I would disagree with the post by Sdcampbell. I think the Shure is overall better that the Grado Reference. My experience is that the Shure V15V is a great cartridge in the right arm. I have owned several Shures over the years as well as many other high end cartridges. It will not perform it's best in higher mass arms. In the right arm it is tonally more neutral and right-on than any cartridge I have heard. Although it is very natural sounding it will not produce the detail of some of the most expensive moving coil cartridges. I have had a great deal of enjoyment listening to jazz and classical music with it and that is the bottom line for me. It is a true bargain but will never be highly recommended (or carried) by most high end dealers because it is sold by so many discount "lower end" stores.
Just a short note to mention why some dealers "don't like"
the Shure V15. They don't get a big discount on Shure
products if they don't move a serious amount of merchandise.
Shure is one of the commercial audio industry's largest
makers of equipment - with an extensive catalog of equip-
ment that includes microphones of all type, audio mixers,
connectors, cables, field mixers, and much, much more.
Cartridges and associated equipment is just a small part
of their offerings. If they are selling say $20-30K a month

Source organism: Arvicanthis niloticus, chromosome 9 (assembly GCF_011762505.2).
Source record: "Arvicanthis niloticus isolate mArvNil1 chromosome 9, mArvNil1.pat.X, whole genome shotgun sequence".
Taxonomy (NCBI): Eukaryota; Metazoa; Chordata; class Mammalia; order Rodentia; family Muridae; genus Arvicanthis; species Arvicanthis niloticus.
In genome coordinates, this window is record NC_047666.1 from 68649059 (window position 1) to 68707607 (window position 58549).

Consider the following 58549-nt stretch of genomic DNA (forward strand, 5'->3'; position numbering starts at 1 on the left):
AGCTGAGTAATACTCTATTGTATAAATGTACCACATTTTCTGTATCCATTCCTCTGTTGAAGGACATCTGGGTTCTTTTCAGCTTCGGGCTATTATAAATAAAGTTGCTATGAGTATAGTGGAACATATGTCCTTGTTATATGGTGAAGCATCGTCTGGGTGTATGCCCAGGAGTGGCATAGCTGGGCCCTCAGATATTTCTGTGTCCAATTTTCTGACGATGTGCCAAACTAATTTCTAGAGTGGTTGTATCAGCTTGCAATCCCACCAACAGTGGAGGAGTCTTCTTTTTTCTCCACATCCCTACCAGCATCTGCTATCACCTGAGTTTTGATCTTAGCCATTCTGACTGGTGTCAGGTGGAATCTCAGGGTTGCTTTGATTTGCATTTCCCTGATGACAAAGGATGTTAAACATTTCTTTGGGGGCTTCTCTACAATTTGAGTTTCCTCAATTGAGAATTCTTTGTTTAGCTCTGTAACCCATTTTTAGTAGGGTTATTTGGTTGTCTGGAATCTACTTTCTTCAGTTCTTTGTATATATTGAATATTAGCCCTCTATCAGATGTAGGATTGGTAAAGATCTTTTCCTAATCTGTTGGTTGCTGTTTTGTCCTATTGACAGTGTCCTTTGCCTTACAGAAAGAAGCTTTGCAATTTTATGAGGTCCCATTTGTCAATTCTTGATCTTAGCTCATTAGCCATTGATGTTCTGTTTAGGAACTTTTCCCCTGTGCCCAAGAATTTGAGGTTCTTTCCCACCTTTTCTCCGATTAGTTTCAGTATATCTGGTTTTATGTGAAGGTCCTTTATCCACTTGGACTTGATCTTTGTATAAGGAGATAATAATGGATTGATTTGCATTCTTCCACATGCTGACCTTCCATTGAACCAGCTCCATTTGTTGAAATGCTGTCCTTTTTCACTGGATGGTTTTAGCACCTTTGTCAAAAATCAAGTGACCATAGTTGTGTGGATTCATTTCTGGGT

to a large commercial audio dealer; and maybe $1-2K a month
to Joe the Audiophile dealer - guess who gets a serious
discount on their pricing?
I am curious what my Audiogon brethren would recommend as the best low mass arm to mate with the Shure. I still use a Grace 707 (20 years old) and would love to be introduced to a current production design that is as good or better.
Thanks. Dan
When I was a student I purchased a used Mapleknoll - which is now in pieces (a subject for another thread - help to build a new plinth!) - I only had a few $ left and bought a Shure V15 - it sounded surprisingly great.
I have been using the V-15 for over 20 years
now. During this period I tried several others
and always went back to the V-15. I currently
have the the VMR version, that will probably be
my last cartridge.

The V-15 is an open sounding cartridge, with
extended, smooth highs that are never shrill. It
tracks just about anything you throw at it. I
have it mounted on a ReVox B-791.

I suspect the reason dealers hate it is that,
at the price, there is nothing that comes even
close to the performance. Since it has always
been very popular -- a commodity product,
almost -- it was widely availabe through mail
order. As a result, profit margin was low.

-- Ron
The Shure is not particularly arm sensitive, but is very VTA sensitive. It mates well with the REGA arm as well as the Audioquest. Many older arms also match well such as the SME3, Sumiko MMT and FT-3 and even the old unipivots, Mayware, Hadcock, etc.
I am using the Shure V15 (latest) and have been very impressed. I have been a Sumiko person in the past, but the Shure delivers the goods. Very wide, expansive, fast, detailed, and just musical. To me, the biggest factor is the quality of the phono preamp, and the matching of the cartridge and your system. Put me down as one who thnks that it is a great bargain. Jeff
Poor, poor, pitiful Shure V-15. It suffers from the same problem as Paradigm Studio 100 v2s: providing way too much value for money so that total lack of snob appeal becomes the limiting factor.